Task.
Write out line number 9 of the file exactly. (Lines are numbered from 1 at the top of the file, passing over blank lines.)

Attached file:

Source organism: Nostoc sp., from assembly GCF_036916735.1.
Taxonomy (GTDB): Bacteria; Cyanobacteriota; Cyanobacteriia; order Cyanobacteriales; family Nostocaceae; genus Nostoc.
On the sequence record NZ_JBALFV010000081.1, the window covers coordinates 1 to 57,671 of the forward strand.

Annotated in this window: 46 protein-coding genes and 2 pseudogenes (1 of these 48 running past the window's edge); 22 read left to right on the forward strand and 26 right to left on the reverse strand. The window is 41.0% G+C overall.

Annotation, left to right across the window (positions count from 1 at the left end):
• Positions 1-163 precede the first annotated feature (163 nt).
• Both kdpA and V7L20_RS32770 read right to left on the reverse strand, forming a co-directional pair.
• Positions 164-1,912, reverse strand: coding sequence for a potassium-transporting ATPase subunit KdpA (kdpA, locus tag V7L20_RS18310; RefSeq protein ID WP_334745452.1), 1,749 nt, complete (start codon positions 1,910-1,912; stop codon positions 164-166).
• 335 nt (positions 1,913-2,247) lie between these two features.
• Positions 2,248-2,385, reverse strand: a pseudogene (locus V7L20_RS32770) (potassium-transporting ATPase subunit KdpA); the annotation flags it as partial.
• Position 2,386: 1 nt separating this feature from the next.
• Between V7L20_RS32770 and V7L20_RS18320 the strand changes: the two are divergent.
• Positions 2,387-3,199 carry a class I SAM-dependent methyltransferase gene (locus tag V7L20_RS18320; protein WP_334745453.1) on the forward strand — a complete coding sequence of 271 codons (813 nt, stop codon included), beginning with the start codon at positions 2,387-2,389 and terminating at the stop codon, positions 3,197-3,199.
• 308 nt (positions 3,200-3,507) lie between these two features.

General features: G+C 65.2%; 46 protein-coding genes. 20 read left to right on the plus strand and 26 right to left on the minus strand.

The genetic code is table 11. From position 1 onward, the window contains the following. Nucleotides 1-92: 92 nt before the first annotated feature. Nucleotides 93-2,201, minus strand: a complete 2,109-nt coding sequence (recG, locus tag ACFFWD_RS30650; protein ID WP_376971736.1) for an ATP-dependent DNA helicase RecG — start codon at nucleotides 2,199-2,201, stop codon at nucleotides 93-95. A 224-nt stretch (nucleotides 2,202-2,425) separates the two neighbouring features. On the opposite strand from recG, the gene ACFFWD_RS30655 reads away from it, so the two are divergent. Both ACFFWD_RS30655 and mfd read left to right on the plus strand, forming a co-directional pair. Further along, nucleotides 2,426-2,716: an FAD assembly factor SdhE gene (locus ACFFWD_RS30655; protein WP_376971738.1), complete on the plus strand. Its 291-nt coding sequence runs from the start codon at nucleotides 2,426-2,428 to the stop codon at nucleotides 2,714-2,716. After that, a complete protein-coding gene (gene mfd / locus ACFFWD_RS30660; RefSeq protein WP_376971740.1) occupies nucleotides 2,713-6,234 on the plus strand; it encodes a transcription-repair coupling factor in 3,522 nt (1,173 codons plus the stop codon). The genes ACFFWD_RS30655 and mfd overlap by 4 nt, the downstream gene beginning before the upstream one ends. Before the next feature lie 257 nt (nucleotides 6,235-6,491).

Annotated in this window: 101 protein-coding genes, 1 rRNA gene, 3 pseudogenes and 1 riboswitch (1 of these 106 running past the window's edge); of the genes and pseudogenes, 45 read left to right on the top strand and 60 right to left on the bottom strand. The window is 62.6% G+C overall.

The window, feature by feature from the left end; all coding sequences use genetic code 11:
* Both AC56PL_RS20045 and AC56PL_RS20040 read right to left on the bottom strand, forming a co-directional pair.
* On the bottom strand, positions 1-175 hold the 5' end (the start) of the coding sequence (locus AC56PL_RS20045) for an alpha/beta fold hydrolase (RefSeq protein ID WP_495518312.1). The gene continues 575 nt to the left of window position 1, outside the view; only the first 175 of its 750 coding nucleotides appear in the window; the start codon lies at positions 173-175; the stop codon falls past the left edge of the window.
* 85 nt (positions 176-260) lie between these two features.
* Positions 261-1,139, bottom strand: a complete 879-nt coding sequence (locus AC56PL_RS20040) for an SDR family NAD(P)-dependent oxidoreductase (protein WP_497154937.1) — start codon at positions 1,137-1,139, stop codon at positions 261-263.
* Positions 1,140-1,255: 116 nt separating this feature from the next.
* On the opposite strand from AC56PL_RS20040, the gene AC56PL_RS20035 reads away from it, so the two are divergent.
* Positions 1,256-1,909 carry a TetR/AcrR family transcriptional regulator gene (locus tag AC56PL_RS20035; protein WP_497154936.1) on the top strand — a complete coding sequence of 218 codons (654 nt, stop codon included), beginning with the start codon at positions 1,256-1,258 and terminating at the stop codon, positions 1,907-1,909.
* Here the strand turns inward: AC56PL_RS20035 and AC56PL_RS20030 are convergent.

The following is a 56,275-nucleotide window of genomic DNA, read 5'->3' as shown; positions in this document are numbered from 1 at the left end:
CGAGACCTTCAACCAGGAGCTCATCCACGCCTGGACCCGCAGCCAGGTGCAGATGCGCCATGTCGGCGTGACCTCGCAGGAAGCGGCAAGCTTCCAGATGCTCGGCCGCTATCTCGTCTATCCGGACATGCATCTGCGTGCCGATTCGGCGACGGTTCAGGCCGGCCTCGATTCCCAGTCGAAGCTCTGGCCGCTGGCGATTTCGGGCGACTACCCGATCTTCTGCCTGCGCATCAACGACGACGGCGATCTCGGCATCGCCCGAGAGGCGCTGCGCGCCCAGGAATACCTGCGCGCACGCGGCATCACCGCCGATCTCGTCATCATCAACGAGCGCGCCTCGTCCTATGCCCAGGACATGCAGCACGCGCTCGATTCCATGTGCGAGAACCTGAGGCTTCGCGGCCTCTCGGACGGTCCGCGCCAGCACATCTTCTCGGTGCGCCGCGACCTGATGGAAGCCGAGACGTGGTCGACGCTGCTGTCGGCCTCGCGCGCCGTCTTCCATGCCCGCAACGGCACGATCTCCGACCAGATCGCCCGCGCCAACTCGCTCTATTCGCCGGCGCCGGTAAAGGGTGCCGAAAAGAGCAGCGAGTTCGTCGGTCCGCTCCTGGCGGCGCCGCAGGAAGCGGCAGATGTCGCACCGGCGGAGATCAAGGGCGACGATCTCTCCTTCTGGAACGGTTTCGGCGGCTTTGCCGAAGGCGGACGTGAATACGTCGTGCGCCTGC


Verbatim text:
• 335 nt (positions 1,913-2,247) lie between these two features.